Aging in Place: How Your Parents Can Live at Home Longer

Sep 14th 2020

Aging in Place: How Your Parents Can Live at Home Longer

We’re getting older every day. As we come to terms with our own aging bodies, we soon realize that our parents are getting older too. You might be wondering about their future needs and if aging in place is right for them – or even possible. A 2018 AARP survey reveals that 76% of Americans age 50 and older prefer to live in their current home as they age. If your parents feel the same way and want to live at home for as long as possible, then they’ll need some help preparing. Below you’ll find some practical steps you can take to help them achieve their goal.

Younger nurse reads a book with a senior woman who is holding a cup of tea1. Talk to Your Parents About Aging in Place

The most important step is to keep communication lines open with your parents. Have a conversation – or several – about their wishes and needs. It’s best to start early so you have plenty of time to prepare and gradually make necessary changes.

During these conversations, make listening your top priority. Learn what’s important to them and understand what they want. Every person has different priorities and concerns. Seniors in particular often worry about things like home maintenance, housekeeping, safety, lack of independence, or feeling lonely in their later years.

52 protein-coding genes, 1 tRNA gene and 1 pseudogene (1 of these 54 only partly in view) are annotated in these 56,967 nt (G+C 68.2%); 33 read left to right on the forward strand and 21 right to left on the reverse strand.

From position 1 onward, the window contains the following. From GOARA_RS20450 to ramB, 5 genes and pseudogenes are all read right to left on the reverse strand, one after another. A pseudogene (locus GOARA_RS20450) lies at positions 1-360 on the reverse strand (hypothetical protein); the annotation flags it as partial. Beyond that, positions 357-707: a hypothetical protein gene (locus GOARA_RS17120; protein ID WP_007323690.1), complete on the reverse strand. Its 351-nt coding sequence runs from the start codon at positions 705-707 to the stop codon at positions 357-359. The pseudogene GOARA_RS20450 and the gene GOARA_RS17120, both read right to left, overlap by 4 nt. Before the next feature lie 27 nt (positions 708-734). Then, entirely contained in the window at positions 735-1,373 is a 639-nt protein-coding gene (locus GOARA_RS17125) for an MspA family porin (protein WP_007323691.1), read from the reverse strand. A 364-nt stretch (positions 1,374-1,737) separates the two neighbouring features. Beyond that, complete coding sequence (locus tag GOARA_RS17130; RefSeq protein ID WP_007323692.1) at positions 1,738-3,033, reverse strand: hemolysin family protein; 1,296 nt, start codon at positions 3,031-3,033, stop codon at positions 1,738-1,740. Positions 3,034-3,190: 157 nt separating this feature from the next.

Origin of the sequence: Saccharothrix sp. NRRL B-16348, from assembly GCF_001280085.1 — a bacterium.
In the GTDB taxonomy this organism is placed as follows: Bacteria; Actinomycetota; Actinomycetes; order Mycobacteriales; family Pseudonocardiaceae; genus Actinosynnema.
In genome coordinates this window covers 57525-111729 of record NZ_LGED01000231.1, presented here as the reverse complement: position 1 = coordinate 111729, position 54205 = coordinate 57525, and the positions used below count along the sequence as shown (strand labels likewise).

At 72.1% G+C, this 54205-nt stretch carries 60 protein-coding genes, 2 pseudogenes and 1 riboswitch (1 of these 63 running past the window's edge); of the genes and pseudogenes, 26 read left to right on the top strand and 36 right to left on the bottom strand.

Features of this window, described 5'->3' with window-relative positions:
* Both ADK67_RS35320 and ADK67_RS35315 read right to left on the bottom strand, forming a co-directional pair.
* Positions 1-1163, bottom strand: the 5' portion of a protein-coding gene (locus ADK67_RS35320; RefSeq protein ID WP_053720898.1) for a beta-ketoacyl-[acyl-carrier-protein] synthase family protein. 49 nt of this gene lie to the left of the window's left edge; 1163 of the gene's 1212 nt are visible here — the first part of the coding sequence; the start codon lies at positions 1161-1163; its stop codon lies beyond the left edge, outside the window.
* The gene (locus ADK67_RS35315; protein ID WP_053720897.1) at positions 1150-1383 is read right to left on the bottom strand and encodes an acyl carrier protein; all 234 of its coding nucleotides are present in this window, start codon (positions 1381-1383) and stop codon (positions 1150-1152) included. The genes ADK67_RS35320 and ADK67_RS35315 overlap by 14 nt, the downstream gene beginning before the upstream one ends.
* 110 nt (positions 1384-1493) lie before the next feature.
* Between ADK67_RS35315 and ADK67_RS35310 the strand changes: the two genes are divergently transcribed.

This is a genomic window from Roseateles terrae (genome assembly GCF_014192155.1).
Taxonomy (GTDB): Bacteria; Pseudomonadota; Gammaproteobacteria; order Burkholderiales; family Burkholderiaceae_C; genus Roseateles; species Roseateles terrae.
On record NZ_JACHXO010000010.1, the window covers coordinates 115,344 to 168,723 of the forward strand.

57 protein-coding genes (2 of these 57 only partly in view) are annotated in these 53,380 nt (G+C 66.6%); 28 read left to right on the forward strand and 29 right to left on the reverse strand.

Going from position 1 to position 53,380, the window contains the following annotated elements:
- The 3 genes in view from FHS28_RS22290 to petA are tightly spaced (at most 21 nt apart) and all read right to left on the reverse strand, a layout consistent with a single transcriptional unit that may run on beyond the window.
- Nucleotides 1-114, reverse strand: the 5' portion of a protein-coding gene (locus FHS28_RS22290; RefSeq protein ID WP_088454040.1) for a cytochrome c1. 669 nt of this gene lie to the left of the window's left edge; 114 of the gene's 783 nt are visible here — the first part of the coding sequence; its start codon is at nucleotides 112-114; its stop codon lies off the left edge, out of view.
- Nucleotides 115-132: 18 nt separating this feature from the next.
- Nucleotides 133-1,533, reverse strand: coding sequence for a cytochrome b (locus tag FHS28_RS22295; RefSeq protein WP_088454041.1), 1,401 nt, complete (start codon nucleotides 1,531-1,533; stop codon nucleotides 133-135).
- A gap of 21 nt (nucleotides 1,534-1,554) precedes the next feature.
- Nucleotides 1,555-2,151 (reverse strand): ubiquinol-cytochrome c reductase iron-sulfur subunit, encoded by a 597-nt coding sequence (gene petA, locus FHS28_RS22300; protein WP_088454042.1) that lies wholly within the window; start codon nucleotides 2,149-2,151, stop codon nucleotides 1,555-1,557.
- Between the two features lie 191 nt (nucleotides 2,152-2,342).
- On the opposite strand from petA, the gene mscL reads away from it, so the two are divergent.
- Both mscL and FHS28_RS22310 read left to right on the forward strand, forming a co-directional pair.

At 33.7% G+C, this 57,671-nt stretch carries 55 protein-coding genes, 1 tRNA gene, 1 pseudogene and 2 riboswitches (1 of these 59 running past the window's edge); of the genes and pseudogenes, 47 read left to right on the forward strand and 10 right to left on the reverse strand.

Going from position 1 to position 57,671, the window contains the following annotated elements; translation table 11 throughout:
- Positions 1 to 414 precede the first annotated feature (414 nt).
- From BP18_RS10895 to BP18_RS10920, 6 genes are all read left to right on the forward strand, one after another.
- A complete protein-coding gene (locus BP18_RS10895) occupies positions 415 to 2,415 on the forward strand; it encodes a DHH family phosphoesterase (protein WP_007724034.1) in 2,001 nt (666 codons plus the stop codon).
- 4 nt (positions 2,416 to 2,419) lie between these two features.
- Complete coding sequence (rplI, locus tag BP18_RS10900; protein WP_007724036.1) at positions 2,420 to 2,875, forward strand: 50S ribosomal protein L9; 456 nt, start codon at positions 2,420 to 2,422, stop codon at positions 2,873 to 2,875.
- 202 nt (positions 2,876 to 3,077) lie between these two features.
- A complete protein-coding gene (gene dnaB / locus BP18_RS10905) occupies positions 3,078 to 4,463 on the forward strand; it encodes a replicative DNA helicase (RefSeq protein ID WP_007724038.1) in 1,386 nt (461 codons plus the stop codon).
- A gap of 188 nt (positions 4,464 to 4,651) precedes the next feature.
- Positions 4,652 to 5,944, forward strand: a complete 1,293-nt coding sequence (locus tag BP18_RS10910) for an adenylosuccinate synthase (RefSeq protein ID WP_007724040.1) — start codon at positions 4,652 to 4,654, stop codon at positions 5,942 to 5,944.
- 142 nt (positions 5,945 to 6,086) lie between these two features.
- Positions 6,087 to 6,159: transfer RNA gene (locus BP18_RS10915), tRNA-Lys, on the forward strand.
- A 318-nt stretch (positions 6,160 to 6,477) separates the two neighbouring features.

When you understand their deepest needs and concerns, you can prepare to address these issues from the beginning. If your parents have their biggest needs met and feel safe, then they’ll have a greater sense of wellbeing which makes aging in place more sustainable.

2. Prepare for Emergencies

You and your parents will need an action plan for emergencies. The plan may vary depending on your location and your parents’ current physical and mental abilities. Since their condition might change over time, you’ll need to revise the plan to account for this.

What’s most important is that the emergency plan is clear to you and to them. It must be simple and periodically reviewed to keep it fresh in their minds. Also, it’s a good idea to make the necessary information easily accessible for your parents. For instance, you can post a copy on the refrigerator or near the phone.

Here are some emergency situations to prepare for:

  • Natural disasters like tornadoes, earthquakes, floods, fires, hurricanes
  • Lockdowns (in the building or neighborhood)
  • Inability to reach the phone and call for help
  • Can’t get a vital prescription renewal (missed doctor appointments)

Emergency Kit Supplies

  • 3 days of non-perishable food
  • Flashlight and batteries
  • Clean drinking water for at least 3 days
  • First aid kit
  • Mask and gloves
  • Extra medications

Having some protocols in place will not only ease your mind but will also make your parents more comfortable and less stressed.

A wristband tag with the words "Fall Risk" on it3. Address Home Safety Concerns